Food-borne diseases are a major threat to human health. Bacteria, parasites, viruses, and chemicals find their way into food products via numerous routes. Once consumed, food contaminated with these pathogens can cause illness and disease.
Food Safety. Image Credit: Microgen/Shutterstock.com
Here, we discuss the nature of diseases caused by food contamination, its impact on health, symptoms, and high-risk foods most associated with food-borne diseases. Finally, we assess the progress towards preventing food-borne diseases.
A brief overview of food-borne diseases
Scientists have so far identified more than 200 diseases that develop as the consequence of consuming contaminated food. The World Health Organization recognizes the significant impact of food-borne diseases on human health, healthcare systems, and socioeconomic development. The issue of food-borne diseases is a growing concern, with the global burden of the disease and mortality rates harming diverse regions worldwide.
People contract food-borne diseases from consuming food that has been contaminated with bacteria, parasites, viruses, or chemicals at any part of the food journey, from production to delivery, preparation, and consumption. Cross-contamination, improper hand washing, inappropriate storage and cooking, and animal waste represent the main routes to food contamination.
The result of consuming contaminated food products varies and depends on the type of contamination, the person who consumed it, and the socioeconomic status of the region (as this impacts access to healthcare). Illness can range from diarrhea to cancer. While most food-borne illnesses cause gastrointestinal symptoms, several contaminants cause immunological, gynecological, and neurological symptoms. In some regions, food-borne diseases that cause diarrhea to present a major issue. The burden of these kinds of disease is carried disproportionately, with low- and middle-income countries being impacted most.
The impact of food-borne diseases
The latest data estimates that around one in 10 people globally, each year, become unwell following the consumption of contaminated food. In some cases, the illness is so severe that it causes death. Food-borne illnesses cost the lives of more than 420,000 people each year. Due to the preventable nature of the illness, there is an urgent need to establish effective strategies to protect those who are most vulnerable.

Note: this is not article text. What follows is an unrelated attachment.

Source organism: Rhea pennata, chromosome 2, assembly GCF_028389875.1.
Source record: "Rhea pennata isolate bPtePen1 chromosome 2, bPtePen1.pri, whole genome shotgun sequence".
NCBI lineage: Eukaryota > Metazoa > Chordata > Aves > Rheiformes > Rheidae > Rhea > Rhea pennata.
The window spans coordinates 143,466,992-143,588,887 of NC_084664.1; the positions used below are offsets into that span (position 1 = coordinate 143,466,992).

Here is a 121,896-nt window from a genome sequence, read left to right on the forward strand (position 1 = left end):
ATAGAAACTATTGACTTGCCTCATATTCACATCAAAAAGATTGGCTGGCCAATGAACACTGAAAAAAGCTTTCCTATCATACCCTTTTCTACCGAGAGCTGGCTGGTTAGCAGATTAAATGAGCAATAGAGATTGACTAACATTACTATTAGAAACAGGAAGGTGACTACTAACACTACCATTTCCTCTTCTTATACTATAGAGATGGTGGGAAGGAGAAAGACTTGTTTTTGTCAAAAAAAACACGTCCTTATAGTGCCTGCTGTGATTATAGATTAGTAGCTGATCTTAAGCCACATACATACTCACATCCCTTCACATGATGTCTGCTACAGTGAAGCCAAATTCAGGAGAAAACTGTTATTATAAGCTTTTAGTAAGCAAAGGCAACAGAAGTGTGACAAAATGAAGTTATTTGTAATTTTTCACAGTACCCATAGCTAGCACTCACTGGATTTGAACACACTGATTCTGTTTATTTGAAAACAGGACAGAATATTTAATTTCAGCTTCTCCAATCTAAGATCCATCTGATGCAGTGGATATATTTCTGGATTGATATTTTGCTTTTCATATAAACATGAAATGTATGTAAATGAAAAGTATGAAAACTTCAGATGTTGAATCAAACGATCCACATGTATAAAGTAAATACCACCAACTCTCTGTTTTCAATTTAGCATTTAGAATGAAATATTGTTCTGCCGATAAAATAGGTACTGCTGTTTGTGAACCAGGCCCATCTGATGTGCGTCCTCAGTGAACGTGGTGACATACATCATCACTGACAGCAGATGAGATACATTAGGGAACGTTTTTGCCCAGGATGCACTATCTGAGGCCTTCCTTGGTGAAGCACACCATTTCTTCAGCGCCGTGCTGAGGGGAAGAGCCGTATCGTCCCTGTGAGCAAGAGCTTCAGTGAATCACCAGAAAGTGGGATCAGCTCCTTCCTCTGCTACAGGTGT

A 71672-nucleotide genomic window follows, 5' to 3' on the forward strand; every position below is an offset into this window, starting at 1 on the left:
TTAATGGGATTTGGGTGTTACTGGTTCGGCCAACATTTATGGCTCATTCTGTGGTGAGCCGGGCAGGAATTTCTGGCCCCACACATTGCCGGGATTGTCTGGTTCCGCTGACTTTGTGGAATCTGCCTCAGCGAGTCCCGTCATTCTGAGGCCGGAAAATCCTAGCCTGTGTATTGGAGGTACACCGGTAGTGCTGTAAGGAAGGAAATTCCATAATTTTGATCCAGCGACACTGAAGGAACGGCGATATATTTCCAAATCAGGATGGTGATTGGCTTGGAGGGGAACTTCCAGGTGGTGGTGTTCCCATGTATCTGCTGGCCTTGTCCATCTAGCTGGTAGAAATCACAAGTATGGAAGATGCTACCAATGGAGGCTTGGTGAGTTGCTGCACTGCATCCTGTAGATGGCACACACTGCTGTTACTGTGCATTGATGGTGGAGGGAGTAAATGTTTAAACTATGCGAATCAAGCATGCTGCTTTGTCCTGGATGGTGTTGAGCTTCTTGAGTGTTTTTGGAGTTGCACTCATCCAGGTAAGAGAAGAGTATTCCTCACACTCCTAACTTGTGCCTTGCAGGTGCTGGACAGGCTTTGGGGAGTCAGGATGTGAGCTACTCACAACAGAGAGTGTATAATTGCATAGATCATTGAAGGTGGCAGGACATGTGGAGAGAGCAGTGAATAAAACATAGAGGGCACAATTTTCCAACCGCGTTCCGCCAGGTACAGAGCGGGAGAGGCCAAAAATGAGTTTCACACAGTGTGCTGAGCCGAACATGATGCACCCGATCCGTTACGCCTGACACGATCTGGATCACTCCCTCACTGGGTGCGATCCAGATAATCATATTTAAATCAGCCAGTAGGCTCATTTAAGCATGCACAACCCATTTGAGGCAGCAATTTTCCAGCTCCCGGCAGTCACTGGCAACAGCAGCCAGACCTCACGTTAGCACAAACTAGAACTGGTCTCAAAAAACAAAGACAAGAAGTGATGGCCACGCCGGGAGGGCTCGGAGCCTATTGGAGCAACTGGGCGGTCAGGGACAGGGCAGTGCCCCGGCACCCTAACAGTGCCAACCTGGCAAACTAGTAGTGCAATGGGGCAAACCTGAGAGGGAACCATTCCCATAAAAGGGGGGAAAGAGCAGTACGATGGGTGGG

There is also a need to ensure that regions and populations most at risk as equipped to handle the consequences of food-borne diseases, which, in the majority of cases, are diarrhoeal diseases. In low- and middle-income countries these diseases present a major threat, with the population being at a greater risk of dying from this type of illness. In addition to diarrhoeal diseases, food-borne illnesses are known to cause other severe health issues, such as brain and neural disorders, cancer, kidney and liver failure, and reactive arthritis.
While food-borne diseases are preventable, as the main routes to contamination can be controlled for, the issue of food-borne diseases remains to be a major threat to human health. Factors such as increasing international trade, and the establishment of food chains of growing complexity are adding to the potential spread of food-borne diseases. In addition, growing cities, climate change, international travel, and migration are also acting as factors that may increase the risk of food-borne diseases.
Causes and symptoms of food-borne diseases
While several pathogens can cause food-borne illnesses, Campylobacteriosis, Cryptosporidiosis, Cyclosporiasis, Escherichia coli, Giardiasis, Listeriosis, Norovirus, Salmonellosis, Scombroid Fish Poisoning, Shigellosis, Toxoplasmosis, Vibrio Infection, Yersiniosis are among the most common causes of food-borne illness.
With these pathogens, symptoms of food-borne diseases usually present themselves as diarrhea and/or vomiting. In most cases, these symptoms last between one and seven days, and occasionally present alongside other symptoms such as abdominal cramps, fatigue, fever, joint pain, and nausea.
The symptoms of other food contaminants are more complex. For example, those that have been proven to be risk factors of cancer may not present symptoms immediately and their effects may be exacerbated as the contaminant accumulates over time. Research has shown that environmental polycyclic aromatic hydrocarbons, for instance, can contaminate food and act as a risk factor for lung cancer. Other studies have demonstrated that food contaminated with Aflatoxin and hepatitis B acts as risk factors for cancer in general.
Foods associated with food-borne diseases
Scientists have uncovered many foods that are most often associated with food-borne diseases. Most raw foods are at risk of carrying harmful pathogens, such as raw meat and poultry, raw shellfish, raw eggs, and unpasteurized milk.
Fruits and vegetables are also at risk of being contaminated with animal waste due to the manure used to fertilize the soil. Raw sprouts are at particular risk of contamination due to the growing conditions to make them sprout aligning as the perfect conditions for growing microbes.
Preventing food-borne diseases
While many pathogens can contaminate food and multiple routes to contamination, in general, they are fairly easy to control. Strategies such as effective hand washing, appropriate storage and cooking, and washing fruits and vegetables in clean water can significantly reduce the risk of food-borne illnesses. Additionally, giving low- and middle-income countries access to appropriate therapeutics is also vital to preventing unnecessary deaths from food-borne diseases.
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